The Governor Bank of Uganda, Emmanuel Tumusiime-Mutebile has spoken out on the current high commodity prices.
Speaking at the Uganda Bankers Association dinner, Mutebile admitted the current food prices threatened causing core inflation though, this had been identified six months back and control measures were put in place to avoid core inflation.
“Some of the upside risks to core inflation, which we had identified six months ago, notably the rising food and fuel prices, and the risk of further exchange rate depreciation, have abated somewhat. Food crop prices have risen steeply – annual food crop inflation was nearly 22 percent in April – but the pass-through to core inflation has been muted,” he told bankers.
“Our forecasts indicate that core inflation should be in line with our 5 per cent policy target in 12 months’ time, which is the time horizon for our monetary policy decisions. Our 12 month forecast for inflation has remained largely unchanged since the end of last year.”
He added that the exchange rate has also been relatively stable in the first half of 2017.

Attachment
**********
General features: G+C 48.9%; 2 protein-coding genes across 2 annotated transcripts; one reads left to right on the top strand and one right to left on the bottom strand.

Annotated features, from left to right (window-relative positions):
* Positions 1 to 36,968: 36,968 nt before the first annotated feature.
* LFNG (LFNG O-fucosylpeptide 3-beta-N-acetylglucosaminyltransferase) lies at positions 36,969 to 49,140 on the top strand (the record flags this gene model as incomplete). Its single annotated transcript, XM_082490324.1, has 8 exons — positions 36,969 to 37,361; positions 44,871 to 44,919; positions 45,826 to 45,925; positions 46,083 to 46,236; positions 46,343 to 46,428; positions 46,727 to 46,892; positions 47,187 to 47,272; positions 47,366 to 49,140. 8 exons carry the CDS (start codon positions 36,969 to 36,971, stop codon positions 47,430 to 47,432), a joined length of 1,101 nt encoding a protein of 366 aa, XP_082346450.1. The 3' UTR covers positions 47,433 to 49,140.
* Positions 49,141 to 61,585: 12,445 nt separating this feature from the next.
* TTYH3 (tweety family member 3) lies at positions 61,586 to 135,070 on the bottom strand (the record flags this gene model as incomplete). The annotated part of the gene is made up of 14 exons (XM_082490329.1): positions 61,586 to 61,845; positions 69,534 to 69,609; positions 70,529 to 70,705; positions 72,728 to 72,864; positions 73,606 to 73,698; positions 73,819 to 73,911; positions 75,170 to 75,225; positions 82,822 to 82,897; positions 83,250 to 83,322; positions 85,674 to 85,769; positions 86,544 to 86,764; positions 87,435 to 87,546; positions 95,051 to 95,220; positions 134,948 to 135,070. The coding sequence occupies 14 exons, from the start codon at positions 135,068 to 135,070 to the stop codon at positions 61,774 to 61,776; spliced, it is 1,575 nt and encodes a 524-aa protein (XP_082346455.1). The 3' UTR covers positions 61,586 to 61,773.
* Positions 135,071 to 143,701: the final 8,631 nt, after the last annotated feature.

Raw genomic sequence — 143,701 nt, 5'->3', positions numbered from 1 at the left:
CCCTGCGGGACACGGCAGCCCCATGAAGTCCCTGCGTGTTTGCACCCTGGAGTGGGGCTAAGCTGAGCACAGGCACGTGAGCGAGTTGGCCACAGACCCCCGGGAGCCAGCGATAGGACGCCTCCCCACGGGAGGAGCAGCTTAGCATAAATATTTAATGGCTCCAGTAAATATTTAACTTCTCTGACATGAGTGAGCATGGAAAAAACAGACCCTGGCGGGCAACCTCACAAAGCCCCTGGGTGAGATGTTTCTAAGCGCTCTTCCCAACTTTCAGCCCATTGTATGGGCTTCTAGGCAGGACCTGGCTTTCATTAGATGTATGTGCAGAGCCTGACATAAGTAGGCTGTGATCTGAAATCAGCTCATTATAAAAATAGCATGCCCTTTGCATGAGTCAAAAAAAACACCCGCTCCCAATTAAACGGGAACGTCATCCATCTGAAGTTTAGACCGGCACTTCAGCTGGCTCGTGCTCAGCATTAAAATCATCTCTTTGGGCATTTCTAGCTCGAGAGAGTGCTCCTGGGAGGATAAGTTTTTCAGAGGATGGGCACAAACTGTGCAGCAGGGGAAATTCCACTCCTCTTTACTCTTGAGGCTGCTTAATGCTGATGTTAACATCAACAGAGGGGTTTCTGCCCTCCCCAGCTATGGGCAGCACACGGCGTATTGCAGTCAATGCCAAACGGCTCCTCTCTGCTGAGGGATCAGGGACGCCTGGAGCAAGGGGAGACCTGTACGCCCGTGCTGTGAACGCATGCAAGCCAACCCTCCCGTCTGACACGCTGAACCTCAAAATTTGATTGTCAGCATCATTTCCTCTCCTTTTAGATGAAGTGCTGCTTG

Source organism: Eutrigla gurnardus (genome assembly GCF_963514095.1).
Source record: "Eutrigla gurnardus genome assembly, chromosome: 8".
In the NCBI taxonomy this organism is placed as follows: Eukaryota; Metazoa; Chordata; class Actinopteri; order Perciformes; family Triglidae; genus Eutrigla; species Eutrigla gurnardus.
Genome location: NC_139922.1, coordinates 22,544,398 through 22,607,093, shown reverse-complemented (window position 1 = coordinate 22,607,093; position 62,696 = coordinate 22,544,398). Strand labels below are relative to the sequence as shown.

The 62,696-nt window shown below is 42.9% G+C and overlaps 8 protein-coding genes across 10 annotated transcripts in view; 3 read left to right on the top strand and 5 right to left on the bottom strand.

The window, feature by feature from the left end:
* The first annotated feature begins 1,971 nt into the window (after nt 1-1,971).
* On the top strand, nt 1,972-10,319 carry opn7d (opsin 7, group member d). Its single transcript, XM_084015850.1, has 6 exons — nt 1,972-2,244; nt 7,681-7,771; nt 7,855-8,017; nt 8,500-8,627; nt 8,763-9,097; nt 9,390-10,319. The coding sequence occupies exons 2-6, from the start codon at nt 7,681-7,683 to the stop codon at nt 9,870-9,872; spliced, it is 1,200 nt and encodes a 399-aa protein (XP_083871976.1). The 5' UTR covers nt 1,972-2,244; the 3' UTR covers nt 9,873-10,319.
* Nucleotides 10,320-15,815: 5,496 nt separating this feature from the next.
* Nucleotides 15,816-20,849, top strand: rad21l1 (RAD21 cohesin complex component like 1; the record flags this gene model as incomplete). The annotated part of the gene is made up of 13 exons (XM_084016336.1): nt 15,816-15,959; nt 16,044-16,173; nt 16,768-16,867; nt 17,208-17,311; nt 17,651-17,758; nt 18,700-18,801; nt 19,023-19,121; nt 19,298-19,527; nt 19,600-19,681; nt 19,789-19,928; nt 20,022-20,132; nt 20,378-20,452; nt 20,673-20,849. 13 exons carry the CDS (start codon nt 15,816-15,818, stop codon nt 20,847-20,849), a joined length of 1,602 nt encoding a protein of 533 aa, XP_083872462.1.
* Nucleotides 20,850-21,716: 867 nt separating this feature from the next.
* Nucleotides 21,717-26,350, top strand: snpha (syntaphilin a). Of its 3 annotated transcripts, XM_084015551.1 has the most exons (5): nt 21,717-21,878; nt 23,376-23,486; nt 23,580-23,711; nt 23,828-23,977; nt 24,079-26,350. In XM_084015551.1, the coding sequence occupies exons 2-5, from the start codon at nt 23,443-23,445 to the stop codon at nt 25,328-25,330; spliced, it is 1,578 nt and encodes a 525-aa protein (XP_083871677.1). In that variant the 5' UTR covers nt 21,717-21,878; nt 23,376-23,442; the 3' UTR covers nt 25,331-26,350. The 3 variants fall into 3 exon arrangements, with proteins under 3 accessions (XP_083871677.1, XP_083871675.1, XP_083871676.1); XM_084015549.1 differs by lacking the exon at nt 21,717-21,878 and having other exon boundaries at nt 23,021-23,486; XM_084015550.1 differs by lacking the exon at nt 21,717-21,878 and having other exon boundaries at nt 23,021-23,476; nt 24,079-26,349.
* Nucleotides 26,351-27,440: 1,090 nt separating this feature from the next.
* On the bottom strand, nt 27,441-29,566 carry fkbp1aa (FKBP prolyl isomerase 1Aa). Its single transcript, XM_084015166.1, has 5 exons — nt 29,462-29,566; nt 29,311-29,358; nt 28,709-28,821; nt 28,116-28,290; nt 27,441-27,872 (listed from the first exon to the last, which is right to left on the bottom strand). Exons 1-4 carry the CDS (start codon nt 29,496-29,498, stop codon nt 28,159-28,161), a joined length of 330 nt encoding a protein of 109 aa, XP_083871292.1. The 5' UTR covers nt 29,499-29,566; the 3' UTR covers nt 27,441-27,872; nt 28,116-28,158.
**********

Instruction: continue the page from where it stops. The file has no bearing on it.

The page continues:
“The nominal effective exchange rate, which takes into account exchange rate movements of the Shilling against all our trading partners, has only depreciated by 1.6 per cent since the end of 2016. We also expect that the current food price shock should have started to ease by the third quarter of this calendar year, as the better weather that we are now experiencing boosts harvests, and that will help to lower headline inflation.”
Meanwhile, Mutebile also refuted the claim that the economy is suffering from a lack of demand.
“Of course, some individual industries may not have sufficient demand to sell all of their output – that will always be the case in any economy – but at the aggregate level there is little evidence to indicate that a lack of demand has depressed real economic growth. If that were the case, we would expect to see that the sectors most badly affected would be the non-traded goods sectors of the economy, because these sectors are dependent fully on domestic demand.
Adding “In fact the very opposite is the case. The services sector, which consists predominantly of nontraded goods industries, did much better than both industry and agriculture in the first half of the fiscal year, while our composite indicator of economic activity indicates that services also grew faster than the other sectors in the third quarter. That suggests that a shortage of aggregate demand is not the cause of the slowdown in growth in 2016/17.”
Mutebile’s remarks come at a time when a Kilogram of sugar costs more than Shs7000 while a kilo of posho for the first time costs more than Shs4000.